Long-necked dinosaur fossil found by Argentine scientists is one of biggest ever

Long-necked dinosaur fossil found by Argentine scientists is one of biggest ever
Argentinian paleontologists Agustin Martinelli (R) and Jonatan Kaluza work on a plaster jacket around a vertebrate dinosaur of the sauropsida family part of a fossil outcrop in the Valley of Las Chinas, in the Chilean Patagonia, Chile, 24 February 2020. EPA-EFE/FELIPE TRUEBA

BUENOS AIRES, May 18 (Reuters) - Argentine paleontologists have discovered the remains of a gigantic new species of long-necked herbivorous dinosaur in the country's southern Patagonia region, saying the beast ranks as one of the largest ever discovered.

The find in the Pueblo Blanco Nature Reserve, presented on Thursday, was first discovered by scientists in 2018. The dinosaur’s bones were so big they caused the van carrying them to a Buenos Aires laboratory to tip over, though no one was injured and the remains were left intact.

Paleontologist Nicolas Chimento said scientists decided to name the dinosaur “Chucarosaurus Diripienda”, meaning hard-boiled and scrambled, because it had rolled around and survived the accident.

At 50 tonnes and 30 meters in length, the Chucarosaurus is the largest-ever dinosaur discovered in the mountainous Rio Negro province. It would have lived in the Late Cretaceous period alongside predators, fish and sea turtles.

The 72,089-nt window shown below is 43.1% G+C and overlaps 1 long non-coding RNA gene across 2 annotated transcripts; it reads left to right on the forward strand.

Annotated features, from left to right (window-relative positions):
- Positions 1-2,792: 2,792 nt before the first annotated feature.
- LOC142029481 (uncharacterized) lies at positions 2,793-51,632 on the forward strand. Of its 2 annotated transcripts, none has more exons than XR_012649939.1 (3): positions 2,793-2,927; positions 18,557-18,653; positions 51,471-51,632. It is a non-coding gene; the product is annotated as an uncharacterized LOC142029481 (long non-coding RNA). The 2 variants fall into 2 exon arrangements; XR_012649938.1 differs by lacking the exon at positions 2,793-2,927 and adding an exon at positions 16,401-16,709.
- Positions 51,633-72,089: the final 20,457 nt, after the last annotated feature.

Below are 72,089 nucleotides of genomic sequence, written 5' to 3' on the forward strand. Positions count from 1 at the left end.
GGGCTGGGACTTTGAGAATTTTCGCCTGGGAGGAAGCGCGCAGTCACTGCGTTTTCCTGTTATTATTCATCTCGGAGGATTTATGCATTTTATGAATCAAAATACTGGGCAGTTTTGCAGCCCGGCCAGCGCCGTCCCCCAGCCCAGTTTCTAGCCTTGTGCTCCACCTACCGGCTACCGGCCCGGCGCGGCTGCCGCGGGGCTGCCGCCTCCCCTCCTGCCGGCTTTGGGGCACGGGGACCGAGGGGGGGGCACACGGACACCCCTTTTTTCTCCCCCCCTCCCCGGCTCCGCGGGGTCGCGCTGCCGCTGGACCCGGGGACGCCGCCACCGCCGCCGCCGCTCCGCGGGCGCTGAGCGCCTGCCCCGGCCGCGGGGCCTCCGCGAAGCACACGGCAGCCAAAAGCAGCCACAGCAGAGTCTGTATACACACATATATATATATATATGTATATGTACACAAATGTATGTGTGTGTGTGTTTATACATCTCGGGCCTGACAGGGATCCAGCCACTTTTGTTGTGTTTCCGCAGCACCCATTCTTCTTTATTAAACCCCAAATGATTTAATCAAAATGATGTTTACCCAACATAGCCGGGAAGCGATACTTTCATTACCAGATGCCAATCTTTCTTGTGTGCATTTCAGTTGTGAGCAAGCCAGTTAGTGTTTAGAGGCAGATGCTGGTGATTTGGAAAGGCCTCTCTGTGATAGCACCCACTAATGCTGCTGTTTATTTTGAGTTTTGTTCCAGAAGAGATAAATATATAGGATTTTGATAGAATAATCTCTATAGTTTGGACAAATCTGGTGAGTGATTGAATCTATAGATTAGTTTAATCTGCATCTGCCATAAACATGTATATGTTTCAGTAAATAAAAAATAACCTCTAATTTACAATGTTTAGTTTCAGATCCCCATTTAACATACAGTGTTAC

The Chucarosaurus’ femur bone, which spanned 1.90 meters, was split into three parts, each weighing over 100 kilograms and requiring at least three people to lift it up, scientists said.

Patagonia was home to the world’s largest plant-eating dinosaurs such as the colossal Patagotitan mayorum, the biggest dinosaur ever discovered, though scientists still do not know why species there grew so fast and in some cases never stopped growing throughout their lives.

Paleontologist Matias Motta said that while the Chucarosaurus, a sauropod, rivaled other Patagonian giants in size and weight, characteristics in its hips, forelimbs and hindlimbs suggested it was more slender and graceful.

Some 140 dinosaur species have been discovered in Argentina, which ranks among the world’s top three countries for research and discoveries alongside China and the United States.

The studies were carried out by researchers from the Bernardino Rivadavia Museum of Natural Sciences, the Azara Foundation and national research council Conicet with support from the National Geographic Society.

By Lucila Sigal

(Reporting by Lucila Sigal; Writing by Sarah Morland; Editing by David Gregorio)


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